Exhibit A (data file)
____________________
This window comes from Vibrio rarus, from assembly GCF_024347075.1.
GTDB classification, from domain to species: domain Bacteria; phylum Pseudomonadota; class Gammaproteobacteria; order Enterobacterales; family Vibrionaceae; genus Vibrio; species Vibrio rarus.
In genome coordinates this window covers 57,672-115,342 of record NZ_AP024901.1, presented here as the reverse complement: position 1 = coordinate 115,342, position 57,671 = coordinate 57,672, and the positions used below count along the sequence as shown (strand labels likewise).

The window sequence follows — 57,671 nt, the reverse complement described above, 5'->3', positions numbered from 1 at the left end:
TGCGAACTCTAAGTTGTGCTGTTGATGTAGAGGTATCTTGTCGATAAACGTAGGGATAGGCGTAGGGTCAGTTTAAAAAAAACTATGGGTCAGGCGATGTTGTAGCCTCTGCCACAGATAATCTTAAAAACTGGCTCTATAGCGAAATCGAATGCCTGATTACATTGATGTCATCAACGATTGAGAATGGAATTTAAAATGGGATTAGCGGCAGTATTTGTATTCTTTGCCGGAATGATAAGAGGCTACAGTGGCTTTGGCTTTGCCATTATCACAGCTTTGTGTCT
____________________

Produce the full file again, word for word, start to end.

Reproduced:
This window comes from Vibrio rarus, from assembly GCF_024347075.1.
GTDB classification, from domain to species: domain Bacteria; phylum Pseudomonadota; class Gammaproteobacteria; order Enterobacterales; family Vibrionaceae; genus Vibrio; species Vibrio rarus.
In genome coordinates this window covers 57,672-115,342 of record NZ_AP024901.1, presented here as the reverse complement: position 1 = coordinate 115,342, position 57,671 = coordinate 57,672, and the positions used below count along the sequence as shown (strand labels likewise).

The window sequence follows — 57,671 nt, the reverse complement described above, 5'->3', positions numbered from 1 at the left end:
TGCGAACTCTAAGTTGTGCTGTTGATGTAGAGGTATCTTGTCGATAAACGTAGGGATAGGCGTAGGGTCAGTTTAAAAAAAACTATGGGTCAGGCGATGTTGTAGCCTCTGCCACAGATAATCTTAAAAACTGGCTCTATAGCGAAATCGAATGCCTGATTACATTGATGTCATCAACGATTGAGAATGGAATTTAAAATGGGATTAGCGGCAGTATTTGTATTCTTTGCCGGAATGATAAGAGGCTACAGTGGCTTTGGCTTTGCCATTATCACAGCTTTGTGTCT